Edward Christian, as the reader is aware, was the brother of that William Christian, who was the principal instrument in delivering up the Isle of Man to the Republic, and who became the victim of the Countess of Derby’s revenge on that account. Both had been educated as Puritans, but William was a soldier, which somewhat modified the strictness of his religious opinions; Edward, a civilian, seemed to entertain these principles in the utmost rigour. But it was only seeming. The exactness of deportment, which procured him great honour and influence among the sober party, as they were wont to term themselves, covered a voluptuous disposition, the gratification of which was sweet to him as stolen waters, and pleasant as bread eaten in secret. While, therefore, his seeming godliness brought him worldly gain, his secret pleasures compensated for his outward austerity; until the Restoration, and the Countess’s violent proceedings against his brother interrupted the course of both. He then fled from his native island, burning with the desire of revenging his brother’s death — the only passion foreign to his own gratification which he was ever known to cherish, and which was also, at least, partly selfish, since it concerned the restoration of his own fortunes.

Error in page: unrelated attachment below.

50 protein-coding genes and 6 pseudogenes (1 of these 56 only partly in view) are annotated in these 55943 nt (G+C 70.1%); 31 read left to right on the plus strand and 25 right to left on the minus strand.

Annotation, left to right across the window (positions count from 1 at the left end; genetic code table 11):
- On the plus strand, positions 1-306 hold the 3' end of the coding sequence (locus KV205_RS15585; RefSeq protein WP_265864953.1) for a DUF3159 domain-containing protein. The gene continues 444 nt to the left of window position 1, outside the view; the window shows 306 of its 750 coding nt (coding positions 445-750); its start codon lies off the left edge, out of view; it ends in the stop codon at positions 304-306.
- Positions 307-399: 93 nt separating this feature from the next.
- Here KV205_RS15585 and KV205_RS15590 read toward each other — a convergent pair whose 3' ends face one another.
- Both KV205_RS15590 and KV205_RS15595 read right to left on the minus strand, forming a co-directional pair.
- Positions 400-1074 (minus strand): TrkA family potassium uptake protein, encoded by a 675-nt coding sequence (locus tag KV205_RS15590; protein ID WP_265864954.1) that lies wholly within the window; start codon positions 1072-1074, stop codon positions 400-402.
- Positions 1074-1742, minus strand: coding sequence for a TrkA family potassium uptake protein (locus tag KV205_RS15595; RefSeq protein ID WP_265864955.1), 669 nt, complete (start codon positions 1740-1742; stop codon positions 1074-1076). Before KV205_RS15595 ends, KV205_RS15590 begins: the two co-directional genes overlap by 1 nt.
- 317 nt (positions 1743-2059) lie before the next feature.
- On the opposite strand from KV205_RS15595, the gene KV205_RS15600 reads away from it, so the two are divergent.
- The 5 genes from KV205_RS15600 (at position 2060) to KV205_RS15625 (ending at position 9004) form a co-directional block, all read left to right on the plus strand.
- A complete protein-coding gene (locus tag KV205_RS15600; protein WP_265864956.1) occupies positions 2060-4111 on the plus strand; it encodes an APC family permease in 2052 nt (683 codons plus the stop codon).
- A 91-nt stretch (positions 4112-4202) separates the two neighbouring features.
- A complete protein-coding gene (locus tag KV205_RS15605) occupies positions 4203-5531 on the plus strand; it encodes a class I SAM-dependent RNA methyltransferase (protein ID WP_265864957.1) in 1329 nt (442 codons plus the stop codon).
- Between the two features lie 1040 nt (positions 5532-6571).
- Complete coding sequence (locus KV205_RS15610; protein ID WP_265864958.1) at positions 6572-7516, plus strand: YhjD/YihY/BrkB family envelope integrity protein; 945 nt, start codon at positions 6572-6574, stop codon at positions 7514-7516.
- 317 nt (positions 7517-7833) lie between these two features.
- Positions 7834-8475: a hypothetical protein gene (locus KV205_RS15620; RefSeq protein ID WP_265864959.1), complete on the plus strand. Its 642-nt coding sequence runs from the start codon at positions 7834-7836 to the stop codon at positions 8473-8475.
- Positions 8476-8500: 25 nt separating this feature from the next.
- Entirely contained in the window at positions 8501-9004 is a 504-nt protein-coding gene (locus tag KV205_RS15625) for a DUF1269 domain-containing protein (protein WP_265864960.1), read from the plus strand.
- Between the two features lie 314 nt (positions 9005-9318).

He found easy access to Villiers, Duke of Buckingham, who, in right of his Duchess, claimed such of the Derby estate as had been bestowed by the Parliament on his celebrated father-inlaw, Lord Fairfax. His influence at the Court of Charles, where a jest was a better plea than a long claim of faithful service, was so successfully exerted, as to contribute greatly to the depression of that loyal and ill-rewarded family. But Buckingham was incapable, even for his own interest, of pursuing the steady course which Christian suggested to him; and his vacillation probably saved the remnant of the large estates of the Earl of Derby.
Meantime, Christian was too useful a follower to be dismissed. From Buckingham, and others of that stamp, he did not affect to conceal the laxity of his morals; but towards the numerous and powerful party to which he belonged, he was able to disguise them by a seeming gravity of exterior, which he never laid aside. Indeed, so wide and absolute was then the distinction betwixt the Court and the city, that a man might have for some time played two several parts, as in two different spheres, without its being discovered in the one that he exhibited himself in a different light in the other. Besides, when a man of talent shows himself an able and useful partisan, his party will continue to protect and accredit him, in spite of conduct the most contradictory to their own principles. Some facts are, in such cases, denied — some are glossed over — and party zeal is permitted to cover at least as many defects as ever doth charity.